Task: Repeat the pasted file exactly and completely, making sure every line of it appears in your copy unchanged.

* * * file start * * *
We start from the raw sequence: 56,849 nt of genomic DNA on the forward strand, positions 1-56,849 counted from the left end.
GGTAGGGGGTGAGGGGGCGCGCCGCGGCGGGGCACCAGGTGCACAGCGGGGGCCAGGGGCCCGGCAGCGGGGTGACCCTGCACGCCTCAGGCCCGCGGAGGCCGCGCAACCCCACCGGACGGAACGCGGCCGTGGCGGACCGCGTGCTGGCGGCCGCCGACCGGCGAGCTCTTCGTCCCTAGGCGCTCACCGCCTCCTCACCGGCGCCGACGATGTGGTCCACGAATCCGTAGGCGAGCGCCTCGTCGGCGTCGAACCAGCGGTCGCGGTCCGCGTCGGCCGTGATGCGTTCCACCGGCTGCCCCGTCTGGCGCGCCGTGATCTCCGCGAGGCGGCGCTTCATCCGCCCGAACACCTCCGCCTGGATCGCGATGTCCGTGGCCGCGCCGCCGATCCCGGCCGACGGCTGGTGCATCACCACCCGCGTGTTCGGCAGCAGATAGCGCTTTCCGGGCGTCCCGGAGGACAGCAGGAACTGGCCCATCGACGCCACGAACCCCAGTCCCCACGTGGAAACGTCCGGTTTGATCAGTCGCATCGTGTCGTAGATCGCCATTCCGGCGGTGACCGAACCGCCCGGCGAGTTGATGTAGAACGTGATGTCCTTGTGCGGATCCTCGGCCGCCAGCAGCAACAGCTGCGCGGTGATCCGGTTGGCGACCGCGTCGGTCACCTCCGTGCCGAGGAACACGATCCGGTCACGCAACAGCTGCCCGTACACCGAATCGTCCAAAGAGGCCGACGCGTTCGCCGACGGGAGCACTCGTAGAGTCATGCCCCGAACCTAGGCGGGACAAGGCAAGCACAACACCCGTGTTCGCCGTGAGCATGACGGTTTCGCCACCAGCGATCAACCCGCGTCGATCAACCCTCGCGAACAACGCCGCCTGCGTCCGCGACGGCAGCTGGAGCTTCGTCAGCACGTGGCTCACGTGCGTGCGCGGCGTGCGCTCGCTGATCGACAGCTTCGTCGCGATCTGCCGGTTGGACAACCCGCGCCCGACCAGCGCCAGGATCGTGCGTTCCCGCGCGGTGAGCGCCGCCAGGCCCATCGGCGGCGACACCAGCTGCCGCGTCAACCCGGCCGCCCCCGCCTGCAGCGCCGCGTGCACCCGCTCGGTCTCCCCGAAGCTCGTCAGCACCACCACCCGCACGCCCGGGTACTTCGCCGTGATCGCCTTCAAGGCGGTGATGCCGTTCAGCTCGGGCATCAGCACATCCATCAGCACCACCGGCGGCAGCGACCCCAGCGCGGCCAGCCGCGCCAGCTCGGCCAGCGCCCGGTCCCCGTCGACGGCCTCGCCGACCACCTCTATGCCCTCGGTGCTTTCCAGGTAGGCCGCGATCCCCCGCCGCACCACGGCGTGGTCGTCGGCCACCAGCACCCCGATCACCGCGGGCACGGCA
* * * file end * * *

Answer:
We start from the raw sequence: 56,849 nt of genomic DNA on the forward strand, positions 1-56,849 counted from the left end.
GGTAGGGGGTGAGGGGGCGCGCCGCGGCGGGGCACCAGGTGCACAGCGGGGGCCAGGGGCCCGGCAGCGGGGTGACCCTGCACGCCTCAGGCCCGCGGAGGCCGCGCAACCCCACCGGACGGAACGCGGCCGTGGCGGACCGCGTGCTGGCGGCCGCCGACCGGCGAGCTCTTCGTCCCTAGGCGCTCACCGCCTCCTCACCGGCGCCGACGATGTGGTCCACGAATCCGTAGGCGAGCGCCTCGTCGGCGTCGAACCAGCGGTCGCGGTCCGCGTCGGCCGTGATGCGTTCCACCGGCTGCCCCGTCTGGCGCGCCGTGATCTCCGCGAGGCGGCGCTTCATCCGCCCGAACACCTCCGCCTGGATCGCGATGTCCGTGGCCGCGCCGCCGATCCCGGCCGACGGCTGGTGCATCACCACCCGCGTGTTCGGCAGCAGATAGCGCTTTCCGGGCGTCCCGGAGGACAGCAGGAACTGGCCCATCGACGCCACGAACCCCAGTCCCCACGTGGAAACGTCCGGTTTGATCAGTCGCATCGTGTCGTAGATCGCCATTCCGGCGGTGACCGAACCGCCCGGCGAGTTGATGTAGAACGTGATGTCCTTGTGCGGATCCTCGGCCGCCAGCAGCAACAGCTGCGCGGTGATCCGGTTGGCGACCGCGTCGGTCACCTCCGTGCCGAGGAACACGATCCGGTCACGCAACAGCTGCCCGTACACCGAATCGTCCAAAGAGGCCGACGCGTTCGCCGACGGGAGCACTCGTAGAGTCATGCCCCGAACCTAGGCGGGACAAGGCAAGCACAACACCCGTGTTCGCCGTGAGCATGACGGTTTCGCCACCAGCGATCAACCCGCGTCGATCAACCCTCGCGAACAACGCCGCCTGCGTCCGCGACGGCAGCTGGAGCTTCGTCAGCACGTGGCTCACGTGCGTGCGCGGCGTGCGCTCGCTGATCGACAGCTTCGTCGCGATCTGCCGGTTGGACAACCCGCGCCCGACCAGCGCCAGGATCGTGCGTTCCCGCGCGGTGAGCGCCGCCAGGCCCATCGGCGGCGACACCAGCTGCCGCGTCAACCCGGCCGCCCCCGCCTGCAGCGCCGCGTGCACCCGCTCGGTCTCCCCGAAGCTCGTCAGCACCACCACCCGCACGCCCGGGTACTTCGCCGTGATCGCCTTCAAGGCGGTGATGCCGTTCAGCTCGGGCATCAGCACATCCATCAGCACCACCGGCGGCAGCGACCCCAGCGCGGCCAGCCGCGCCAGCTCGGCCAGCGCCCGGTCCCCGTCGACGGCCTCGCCGACCACCTCTATGCCCTCGGTGCTTTCCAGGTAGGCCGCGATCCCCCGCCGCACCACGGCGTGGTCGTCGGCCACCAGCACCCCGATCACCGCGGGCACGGCA